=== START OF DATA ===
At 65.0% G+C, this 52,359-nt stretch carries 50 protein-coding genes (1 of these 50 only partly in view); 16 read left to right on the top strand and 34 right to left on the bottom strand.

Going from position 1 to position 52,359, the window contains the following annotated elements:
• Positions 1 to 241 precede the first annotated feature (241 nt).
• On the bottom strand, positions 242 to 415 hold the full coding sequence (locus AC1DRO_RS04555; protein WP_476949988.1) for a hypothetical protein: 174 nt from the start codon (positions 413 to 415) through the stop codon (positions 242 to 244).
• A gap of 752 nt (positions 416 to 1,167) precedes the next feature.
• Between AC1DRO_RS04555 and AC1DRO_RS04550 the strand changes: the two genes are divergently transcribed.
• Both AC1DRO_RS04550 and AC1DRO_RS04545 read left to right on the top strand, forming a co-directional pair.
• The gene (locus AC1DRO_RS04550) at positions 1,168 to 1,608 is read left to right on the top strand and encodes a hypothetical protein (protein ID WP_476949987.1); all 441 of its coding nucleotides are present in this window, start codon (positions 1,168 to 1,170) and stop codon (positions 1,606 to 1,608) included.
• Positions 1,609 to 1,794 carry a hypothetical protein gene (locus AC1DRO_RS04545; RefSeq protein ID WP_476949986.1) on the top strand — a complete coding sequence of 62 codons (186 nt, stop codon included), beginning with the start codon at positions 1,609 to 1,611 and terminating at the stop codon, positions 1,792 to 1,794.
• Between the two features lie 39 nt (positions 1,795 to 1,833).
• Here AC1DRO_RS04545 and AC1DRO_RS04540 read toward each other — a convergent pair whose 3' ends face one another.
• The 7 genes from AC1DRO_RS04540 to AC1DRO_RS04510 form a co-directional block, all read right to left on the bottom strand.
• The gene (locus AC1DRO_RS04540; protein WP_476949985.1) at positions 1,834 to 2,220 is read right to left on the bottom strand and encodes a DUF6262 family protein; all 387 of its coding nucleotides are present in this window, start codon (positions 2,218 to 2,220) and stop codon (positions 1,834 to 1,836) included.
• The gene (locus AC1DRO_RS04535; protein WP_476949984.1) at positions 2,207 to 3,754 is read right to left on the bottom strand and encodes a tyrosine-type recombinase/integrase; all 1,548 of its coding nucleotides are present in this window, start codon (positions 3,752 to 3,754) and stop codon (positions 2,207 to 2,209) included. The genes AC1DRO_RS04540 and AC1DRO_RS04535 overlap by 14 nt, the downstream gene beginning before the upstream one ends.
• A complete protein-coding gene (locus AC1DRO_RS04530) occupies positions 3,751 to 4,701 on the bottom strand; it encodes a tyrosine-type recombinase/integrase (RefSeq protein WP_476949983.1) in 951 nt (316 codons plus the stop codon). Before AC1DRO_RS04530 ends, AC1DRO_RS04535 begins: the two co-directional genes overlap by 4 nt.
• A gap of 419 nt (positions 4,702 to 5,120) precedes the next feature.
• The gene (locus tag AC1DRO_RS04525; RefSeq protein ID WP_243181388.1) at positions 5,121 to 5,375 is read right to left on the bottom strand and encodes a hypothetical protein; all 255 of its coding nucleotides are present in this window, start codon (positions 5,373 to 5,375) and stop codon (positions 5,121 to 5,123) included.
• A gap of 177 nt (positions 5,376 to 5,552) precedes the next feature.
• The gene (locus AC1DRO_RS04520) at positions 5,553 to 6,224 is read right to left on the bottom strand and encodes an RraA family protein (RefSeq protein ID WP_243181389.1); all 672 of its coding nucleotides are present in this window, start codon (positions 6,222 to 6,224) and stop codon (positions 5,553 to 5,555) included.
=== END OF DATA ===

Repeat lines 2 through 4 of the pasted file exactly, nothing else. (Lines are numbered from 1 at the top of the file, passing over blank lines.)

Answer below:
Going from position 1 to position 52,359, the window contains the following annotated elements:
• Positions 1 to 241 precede the first annotated feature (241 nt).
• On the bottom strand, positions 242 to 415 hold the full coding sequence (locus AC1DRO_RS04555; protein WP_476949988.1) for a hypothetical protein: 174 nt from the start codon (positions 413 to 415) through the stop codon (positions 242 to 244).